What is HPV?
HPV is a virus with multiple strains. Gardasil, the most popular vaccine, protects against its four most significant strains. HPV is one of the most common viruses transmitted between people who have more than one sexual partner. It is the cause of 90% of genital warts cases and a leading cause of cervical cancer and cancers of the mouth, throat, anus and penis. In fact, HPV infections cause 5% of all cancers worldwide, and that rate is increasing. Many carriers won’t have any symptoms, but they can still transmit the virus.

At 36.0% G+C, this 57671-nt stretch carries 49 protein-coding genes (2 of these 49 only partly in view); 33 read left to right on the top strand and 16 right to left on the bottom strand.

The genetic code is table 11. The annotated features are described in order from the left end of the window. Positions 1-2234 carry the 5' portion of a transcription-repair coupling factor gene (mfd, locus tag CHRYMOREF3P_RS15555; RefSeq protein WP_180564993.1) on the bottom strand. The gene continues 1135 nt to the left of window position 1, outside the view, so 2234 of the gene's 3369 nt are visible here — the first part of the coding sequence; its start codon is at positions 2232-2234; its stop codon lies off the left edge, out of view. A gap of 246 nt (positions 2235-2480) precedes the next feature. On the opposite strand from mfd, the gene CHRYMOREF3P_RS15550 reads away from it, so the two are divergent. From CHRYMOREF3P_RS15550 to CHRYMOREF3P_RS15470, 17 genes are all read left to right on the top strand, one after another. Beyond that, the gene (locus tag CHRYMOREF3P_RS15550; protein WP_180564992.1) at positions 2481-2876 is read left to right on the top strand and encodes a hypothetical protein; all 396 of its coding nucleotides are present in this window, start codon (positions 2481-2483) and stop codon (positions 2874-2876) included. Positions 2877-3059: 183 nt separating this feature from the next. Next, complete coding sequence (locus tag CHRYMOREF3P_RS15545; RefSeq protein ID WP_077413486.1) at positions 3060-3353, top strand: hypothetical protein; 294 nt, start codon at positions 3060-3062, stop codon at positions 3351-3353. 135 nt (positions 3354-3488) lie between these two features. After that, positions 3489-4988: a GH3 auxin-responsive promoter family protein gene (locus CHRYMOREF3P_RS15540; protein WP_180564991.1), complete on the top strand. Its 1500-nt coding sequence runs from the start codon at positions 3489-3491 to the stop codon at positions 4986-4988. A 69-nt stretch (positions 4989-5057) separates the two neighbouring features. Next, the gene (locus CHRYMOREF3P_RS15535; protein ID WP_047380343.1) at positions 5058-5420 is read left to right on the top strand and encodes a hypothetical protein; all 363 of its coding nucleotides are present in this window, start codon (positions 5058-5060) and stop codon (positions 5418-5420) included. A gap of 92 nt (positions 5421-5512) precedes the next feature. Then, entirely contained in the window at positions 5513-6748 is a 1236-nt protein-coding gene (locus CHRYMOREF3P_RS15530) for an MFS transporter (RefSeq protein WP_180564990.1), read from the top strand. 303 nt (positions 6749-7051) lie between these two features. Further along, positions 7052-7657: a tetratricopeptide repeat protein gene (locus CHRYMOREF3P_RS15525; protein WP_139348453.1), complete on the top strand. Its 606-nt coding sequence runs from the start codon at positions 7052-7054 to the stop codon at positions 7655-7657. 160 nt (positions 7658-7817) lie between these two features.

Why do boys need the jab?
Vaccines work through “herd immunity”. This is a general decline in the incidence of HPV throughout the community thanks to its inability to spread among vaccinated people. Vaccinated girls are protected against cervical cancer, but they represent only half the population. Vaccinating boys ensures that everyone will be protected against HPV in future.
A study done by the Kirby Institute at the University of New South Wales has shown that in 2012 the incidence of genital warts had decreased by up to 90% among young sexually active people since HPV vaccination was introduced in 2007.
“It’s a success story you rarely see in medicine,” says Dr Hammad Ali of the Kirby Institute.